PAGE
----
On Thursday morning, NewsNation announced they would be hosting the fourth Republican Party primary debate, which is scheduled to take place on December 6 and will be co-moderated by conservative powerhouse Megyn Kelly, along with two other individuals. This is really good news for GOP candidates who are looking for someone to moderate that is fair, while still asking the tough questions. Kelly will do a fantastic job. Plus, she has experience having moderate presidential debates in the past.
According to the Daily Wire, “In addition to Kelly — who has previously moderated five GOP primary debates — NewsNation host and Peabody Award winner Elizabeth Vargas (‘Elizabeth Vargas Reports’) and The Washington Free Beacon editor-in-chief Eliana Johnson will also moderate.”
“According to the announcement, the debate is set to air exclusively on NewsNation and The CW Network beginning at 8 p.m. ET, and an encore presentation will air at 7 p.m. MT and 8 p.m. PT for those in the western time zones. It will also be livestreamed on NewsNation’s website and Rumble,” the Daily Wire continued. “Nexstar’s President of Networks, Sean Compton, addressed the news in a letter to NewsNation staffers that Mediaite published on Thursday.”
— Kellie Meyer (@KellieMeyerNews) November 9, 2023
“From the very beginning, our mission, as stated in our first press release, has been ‘news absent bias.’ We are proud to report that, according to a variety of media watchdog groups, we’ve successfully maintained this brand mission since day one,” the letter stated. “This achievement reflects the dedication and commitment of each member of our team to deliver unbiased news to our audience and serve up opinionated talk that is professional and respectful of differing viewpoints.”
“Thanks to the exceptional work of our leaders, Michael Corn and Cherie Grzech, NewsNation has been chosen as the host for the fourth and final Republican primary debate of 2023. This is a testament to our network’s growing importance and impact in the media landscape,” the letter continued.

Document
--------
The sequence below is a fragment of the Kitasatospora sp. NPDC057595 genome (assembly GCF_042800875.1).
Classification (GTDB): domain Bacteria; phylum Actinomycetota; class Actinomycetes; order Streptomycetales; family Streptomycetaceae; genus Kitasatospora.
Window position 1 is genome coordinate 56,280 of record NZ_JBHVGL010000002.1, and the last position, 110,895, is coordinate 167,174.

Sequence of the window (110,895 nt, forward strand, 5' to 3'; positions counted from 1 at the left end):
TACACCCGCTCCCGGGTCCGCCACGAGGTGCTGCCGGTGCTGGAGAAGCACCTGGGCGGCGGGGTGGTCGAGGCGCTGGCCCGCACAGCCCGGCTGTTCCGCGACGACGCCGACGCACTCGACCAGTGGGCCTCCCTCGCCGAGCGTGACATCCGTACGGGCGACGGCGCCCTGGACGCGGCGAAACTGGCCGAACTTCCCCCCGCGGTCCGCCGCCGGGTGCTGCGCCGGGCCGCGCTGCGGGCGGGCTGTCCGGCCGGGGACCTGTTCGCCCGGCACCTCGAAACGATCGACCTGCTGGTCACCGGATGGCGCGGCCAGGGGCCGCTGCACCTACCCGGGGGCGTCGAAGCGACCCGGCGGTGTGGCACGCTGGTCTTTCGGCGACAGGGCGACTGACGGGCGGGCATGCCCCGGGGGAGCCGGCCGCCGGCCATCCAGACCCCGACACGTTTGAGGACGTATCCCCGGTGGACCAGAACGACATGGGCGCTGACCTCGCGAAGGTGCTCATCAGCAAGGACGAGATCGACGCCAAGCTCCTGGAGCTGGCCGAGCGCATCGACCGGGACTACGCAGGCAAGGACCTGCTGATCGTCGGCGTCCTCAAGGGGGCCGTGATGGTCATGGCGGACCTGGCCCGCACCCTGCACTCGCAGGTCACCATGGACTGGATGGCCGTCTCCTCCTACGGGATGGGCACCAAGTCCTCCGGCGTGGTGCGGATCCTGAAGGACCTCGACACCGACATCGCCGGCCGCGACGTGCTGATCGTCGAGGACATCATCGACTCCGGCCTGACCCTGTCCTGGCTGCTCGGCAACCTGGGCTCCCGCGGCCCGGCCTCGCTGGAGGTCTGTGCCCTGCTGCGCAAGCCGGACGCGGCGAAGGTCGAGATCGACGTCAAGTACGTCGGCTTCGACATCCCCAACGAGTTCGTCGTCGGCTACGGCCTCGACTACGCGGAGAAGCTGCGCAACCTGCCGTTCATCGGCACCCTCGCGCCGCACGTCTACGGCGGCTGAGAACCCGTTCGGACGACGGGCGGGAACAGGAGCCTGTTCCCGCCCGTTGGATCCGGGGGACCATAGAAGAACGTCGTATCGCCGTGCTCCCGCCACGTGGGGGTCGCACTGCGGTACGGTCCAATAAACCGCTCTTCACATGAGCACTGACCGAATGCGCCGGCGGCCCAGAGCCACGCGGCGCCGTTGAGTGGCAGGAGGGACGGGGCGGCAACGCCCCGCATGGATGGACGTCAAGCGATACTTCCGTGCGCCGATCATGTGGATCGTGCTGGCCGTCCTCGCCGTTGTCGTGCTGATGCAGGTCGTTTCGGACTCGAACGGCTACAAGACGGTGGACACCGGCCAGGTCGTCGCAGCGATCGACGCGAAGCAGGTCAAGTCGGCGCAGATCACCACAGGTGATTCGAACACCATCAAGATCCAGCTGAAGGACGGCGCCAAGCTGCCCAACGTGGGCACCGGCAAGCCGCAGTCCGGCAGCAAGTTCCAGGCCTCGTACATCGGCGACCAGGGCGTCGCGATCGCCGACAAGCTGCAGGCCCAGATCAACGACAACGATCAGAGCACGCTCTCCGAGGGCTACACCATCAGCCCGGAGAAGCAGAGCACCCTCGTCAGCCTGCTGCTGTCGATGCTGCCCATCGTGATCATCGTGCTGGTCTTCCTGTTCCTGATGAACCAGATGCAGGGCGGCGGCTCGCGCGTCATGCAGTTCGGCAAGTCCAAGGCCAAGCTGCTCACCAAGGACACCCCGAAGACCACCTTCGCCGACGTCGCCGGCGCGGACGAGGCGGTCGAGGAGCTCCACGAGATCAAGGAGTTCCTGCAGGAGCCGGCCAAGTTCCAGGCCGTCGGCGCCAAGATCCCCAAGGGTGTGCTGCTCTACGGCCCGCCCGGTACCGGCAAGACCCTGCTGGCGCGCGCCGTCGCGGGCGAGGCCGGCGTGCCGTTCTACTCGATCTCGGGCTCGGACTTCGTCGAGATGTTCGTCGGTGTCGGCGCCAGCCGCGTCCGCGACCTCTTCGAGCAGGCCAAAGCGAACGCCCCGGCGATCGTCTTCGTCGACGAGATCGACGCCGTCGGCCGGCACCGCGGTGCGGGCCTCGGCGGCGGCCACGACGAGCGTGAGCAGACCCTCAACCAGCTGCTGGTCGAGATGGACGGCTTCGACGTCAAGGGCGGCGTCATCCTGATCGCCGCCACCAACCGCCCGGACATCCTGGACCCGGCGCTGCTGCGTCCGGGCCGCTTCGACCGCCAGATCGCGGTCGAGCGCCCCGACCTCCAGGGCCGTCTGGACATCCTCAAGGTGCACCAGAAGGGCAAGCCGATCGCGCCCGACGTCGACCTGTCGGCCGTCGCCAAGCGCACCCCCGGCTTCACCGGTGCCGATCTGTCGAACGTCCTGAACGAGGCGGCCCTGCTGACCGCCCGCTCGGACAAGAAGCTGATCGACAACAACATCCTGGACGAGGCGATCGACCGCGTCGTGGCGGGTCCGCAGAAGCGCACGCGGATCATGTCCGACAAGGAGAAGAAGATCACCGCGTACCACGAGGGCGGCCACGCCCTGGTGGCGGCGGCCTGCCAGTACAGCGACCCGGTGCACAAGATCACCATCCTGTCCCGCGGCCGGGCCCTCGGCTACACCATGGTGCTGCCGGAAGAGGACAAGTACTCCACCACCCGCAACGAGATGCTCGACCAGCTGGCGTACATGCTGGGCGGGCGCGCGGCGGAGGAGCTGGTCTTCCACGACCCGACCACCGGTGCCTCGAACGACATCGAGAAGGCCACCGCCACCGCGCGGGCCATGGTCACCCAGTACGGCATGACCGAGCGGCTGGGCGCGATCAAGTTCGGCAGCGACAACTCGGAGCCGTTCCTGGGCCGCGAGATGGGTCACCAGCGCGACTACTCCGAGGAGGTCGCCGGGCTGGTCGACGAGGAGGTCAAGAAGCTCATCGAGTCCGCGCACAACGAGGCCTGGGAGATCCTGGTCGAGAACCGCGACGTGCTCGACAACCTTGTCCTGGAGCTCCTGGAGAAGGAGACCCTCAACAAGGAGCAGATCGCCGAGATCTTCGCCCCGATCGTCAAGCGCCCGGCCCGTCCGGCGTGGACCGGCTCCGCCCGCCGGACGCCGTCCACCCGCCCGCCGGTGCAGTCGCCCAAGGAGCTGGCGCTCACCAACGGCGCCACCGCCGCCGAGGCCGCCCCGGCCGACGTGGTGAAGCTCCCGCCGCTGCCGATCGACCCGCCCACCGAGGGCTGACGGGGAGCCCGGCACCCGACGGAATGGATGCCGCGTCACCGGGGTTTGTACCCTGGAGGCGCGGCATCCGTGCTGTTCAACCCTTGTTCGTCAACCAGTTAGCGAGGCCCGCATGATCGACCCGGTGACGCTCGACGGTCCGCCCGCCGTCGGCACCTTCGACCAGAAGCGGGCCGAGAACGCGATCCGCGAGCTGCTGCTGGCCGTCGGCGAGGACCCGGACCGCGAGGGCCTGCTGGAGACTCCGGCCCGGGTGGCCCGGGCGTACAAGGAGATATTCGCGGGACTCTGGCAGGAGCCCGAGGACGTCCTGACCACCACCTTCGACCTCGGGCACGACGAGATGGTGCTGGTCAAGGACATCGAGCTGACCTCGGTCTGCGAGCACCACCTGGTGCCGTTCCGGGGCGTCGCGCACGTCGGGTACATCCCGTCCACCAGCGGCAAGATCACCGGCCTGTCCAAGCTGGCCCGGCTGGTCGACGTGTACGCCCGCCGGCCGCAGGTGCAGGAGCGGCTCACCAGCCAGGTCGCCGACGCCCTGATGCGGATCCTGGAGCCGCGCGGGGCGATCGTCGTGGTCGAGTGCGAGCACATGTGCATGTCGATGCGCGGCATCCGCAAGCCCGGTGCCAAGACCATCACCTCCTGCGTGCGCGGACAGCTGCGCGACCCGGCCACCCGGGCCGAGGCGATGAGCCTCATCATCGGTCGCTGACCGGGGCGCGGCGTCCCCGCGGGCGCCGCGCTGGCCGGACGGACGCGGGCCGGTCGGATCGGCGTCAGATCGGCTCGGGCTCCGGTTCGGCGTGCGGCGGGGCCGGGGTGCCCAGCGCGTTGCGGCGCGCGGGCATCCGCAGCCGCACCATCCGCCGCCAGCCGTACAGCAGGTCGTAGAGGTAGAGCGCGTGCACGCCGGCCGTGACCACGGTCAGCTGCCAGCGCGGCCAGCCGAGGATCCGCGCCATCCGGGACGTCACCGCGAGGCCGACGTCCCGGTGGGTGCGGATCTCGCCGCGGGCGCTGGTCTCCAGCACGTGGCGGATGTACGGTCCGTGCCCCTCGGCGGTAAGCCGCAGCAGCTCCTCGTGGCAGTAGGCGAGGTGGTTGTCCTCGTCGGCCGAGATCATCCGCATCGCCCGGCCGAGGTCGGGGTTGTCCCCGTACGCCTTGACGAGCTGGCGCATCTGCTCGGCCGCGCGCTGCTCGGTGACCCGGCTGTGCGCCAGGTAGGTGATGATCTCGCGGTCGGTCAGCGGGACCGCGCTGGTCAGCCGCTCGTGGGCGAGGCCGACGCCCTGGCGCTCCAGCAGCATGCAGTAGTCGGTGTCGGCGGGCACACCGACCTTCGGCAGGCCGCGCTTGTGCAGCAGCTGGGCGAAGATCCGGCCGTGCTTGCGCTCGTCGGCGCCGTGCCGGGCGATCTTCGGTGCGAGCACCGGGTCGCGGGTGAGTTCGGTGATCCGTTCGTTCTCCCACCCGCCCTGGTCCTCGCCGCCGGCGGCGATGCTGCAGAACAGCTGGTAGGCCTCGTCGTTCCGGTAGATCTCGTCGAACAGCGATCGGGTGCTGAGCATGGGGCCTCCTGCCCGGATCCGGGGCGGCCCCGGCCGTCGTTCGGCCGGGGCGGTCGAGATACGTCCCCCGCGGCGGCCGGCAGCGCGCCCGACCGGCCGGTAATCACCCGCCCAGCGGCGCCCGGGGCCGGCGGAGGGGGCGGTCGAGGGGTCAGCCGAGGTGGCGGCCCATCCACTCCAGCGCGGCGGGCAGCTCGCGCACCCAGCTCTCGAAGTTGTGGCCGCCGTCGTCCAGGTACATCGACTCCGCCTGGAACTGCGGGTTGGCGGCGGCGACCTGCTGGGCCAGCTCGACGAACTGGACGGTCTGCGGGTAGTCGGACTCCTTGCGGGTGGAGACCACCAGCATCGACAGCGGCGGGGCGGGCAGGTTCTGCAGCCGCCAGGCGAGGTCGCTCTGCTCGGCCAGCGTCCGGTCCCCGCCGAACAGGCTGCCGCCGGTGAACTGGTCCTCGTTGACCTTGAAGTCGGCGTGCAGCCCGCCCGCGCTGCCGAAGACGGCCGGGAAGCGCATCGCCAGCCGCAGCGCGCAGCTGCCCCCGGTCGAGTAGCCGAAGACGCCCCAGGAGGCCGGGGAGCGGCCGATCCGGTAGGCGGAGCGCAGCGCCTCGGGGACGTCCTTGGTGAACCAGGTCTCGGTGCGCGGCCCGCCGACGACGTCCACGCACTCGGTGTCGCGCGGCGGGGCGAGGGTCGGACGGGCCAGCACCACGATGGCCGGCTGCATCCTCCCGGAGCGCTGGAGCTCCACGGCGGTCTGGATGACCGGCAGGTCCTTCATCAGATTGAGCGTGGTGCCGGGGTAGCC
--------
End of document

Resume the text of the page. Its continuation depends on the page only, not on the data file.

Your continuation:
If candidates thought the barrier to entry for the previous events was tough, they’re really not going to be happy with what will be required of them to get in the next one.
The candidates will have to have at minimum 6 percent support from two national polls or 6 percent in one national poll and 6 percent in one statewide poll in a key early voting state such as Iowa, New Hampshire, Nevada, or South Carolina. Along with that they must have 80,000 donors and have 200 donors from each of 20 states or territories.
I bet you won’t see former President Donald Trump at this event. He’s not attended a single debate thus far and honestly, it hasn’t hurt him one bit, which is kind of unusual. However, he’s pretty busy dealing with the indictments the left keeps throwing at him to try and take him out of the race, so who can blame him?
He already has enough targets on his back without getting into scuffles with folks in his own party. And that’s what we’ve seen a lot of thus far in the debates, particular between Vivek Ramaswamy and Nikki Haley.
It’ll be interesting to see which of the candidates can meet these requirements.
"*" indicates required fields